Finally, because of the speed and flexibility offered by SDN, it can support emerging trends and technologies such as edge computing and the Internet of Things, which require transferring data quickly and easily between remote sites.
Why is Software-defined Networking useful?
There are many benefits of software-defined networking (SDN) architecture, several of which stem from the centralization of network control and management as well as the ease of scalability, evolution, and change implementation. Some of the benefits are as follows:
- Ease of network control via direct programming resulting from the separation from forwarding functions.
- Agility and the ability to dynamically use load balancing to manage the traffic flow as need and usage fluctuate. This reduces latency, increasing the efficiency of the network.
- The greater granularity of control over security. SDN lets network administrators set policies from one central location to determine access control and security measures across the network by workload type or by network segments. You can also use micro-segmentation to reduce complexity and establish consistency across any network architecture — whether public cloud, private cloud, hybrid cloud, or multi-cloud.
- Ease of configuration. With SDN, automated programs can be more easily written, enabling the organization to configure, secure, and optimize resources as needed.
- Simplified network design and operation through the use of open controllers rather than vendor-specific devices and protocols.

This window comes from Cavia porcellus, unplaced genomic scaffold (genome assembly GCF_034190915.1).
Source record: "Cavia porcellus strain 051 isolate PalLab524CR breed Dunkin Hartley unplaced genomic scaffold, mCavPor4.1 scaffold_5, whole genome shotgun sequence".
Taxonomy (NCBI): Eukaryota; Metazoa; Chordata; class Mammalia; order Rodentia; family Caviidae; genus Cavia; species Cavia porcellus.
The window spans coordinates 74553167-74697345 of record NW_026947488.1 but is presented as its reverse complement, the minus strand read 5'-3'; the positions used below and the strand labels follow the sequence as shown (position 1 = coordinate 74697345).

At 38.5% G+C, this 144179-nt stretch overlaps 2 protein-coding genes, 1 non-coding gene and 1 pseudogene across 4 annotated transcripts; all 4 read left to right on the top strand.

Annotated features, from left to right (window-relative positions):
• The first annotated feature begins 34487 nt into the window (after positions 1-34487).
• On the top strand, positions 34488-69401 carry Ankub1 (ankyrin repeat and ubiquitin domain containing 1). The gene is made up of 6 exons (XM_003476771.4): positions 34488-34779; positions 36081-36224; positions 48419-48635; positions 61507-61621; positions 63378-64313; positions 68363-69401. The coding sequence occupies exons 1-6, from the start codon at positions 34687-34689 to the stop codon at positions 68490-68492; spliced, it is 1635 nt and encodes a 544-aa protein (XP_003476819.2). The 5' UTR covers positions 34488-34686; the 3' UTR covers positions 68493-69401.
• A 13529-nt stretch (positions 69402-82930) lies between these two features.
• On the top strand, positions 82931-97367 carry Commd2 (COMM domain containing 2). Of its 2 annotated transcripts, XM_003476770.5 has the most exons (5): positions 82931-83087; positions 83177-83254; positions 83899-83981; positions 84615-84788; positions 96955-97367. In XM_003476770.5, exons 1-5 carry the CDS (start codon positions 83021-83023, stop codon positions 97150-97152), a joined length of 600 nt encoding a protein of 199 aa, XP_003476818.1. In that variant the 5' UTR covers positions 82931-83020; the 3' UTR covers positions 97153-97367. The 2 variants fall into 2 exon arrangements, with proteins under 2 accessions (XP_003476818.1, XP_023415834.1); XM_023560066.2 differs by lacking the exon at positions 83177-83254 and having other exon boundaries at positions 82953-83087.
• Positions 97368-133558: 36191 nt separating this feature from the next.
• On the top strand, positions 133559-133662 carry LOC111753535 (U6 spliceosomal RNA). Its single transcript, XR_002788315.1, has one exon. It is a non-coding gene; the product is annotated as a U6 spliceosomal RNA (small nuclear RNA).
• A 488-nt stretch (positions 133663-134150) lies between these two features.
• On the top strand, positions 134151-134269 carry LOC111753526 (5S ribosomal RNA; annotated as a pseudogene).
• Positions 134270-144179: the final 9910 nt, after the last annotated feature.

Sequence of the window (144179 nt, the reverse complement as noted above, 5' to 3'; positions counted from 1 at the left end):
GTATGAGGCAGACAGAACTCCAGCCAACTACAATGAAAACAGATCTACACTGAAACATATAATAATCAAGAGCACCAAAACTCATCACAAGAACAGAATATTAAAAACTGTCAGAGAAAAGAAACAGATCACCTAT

- SDN technology combined with virtual machines and virtualization of networks provides efficiencies to service providers as well. With these resources, they can provide distinct network separation and control to customers. As a result, SDN is modernizing the telecommunications industry. Service providers can improve their flexibility and provide bandwidth on demand to customers who need greater flexibility and have variable bandwidth usage.
The risks of software-defined networking
As we have seen, SDN can be beneficial to an organization in many ways, including increased agility and control, simplifying management and configuration, and providing stronger security. The controller is critical in maintaining a secure network. It is centralized and, therefore, a potential single point of failure. This potential vulnerability can be mitigated by implementing controller redundancy on the network with automatic fail-over. This may be costly but is no different from creating redundancy in other areas of the network to ensure business continuity.
What are the challenges of SDN?
Main adopters of Software-defined Networking include service providers, network operators, telecoms, carriers, and large companies, such as Facebook and Google. However, there are still some challenges behind SDN.
- Security: Security is both a benefit and a concern with SDN technology. The centralized SDN controller presents a single point of failure and, if targeted by an attacker, can prove detrimental to the network.
- Unclear definition: Another challenge with SDN is the industry has no established definition of software-defined networking. Different vendors offer various approaches to SDN, ranging from hardware-centric models and virtualization platforms to hyper-converged networking designs and controllerless methods.
- Market confusion: Some networking initiatives are often mistaken for SDN, including white box networking, network disaggregation, network automation, and programmable networking. While SDN can benefit and work with these technologies and processes, it remains a separate technology.
- Slow adoption and costs: SDN technology emerged with a lot of hype around 2011 when it was introduced alongside the OpenFlow protocol. Since then, adoption has been relatively slow, especially among enterprises that have smaller networks and fewer resources. Many enterprises cite the cost of SDN deployment to be a deterring factor.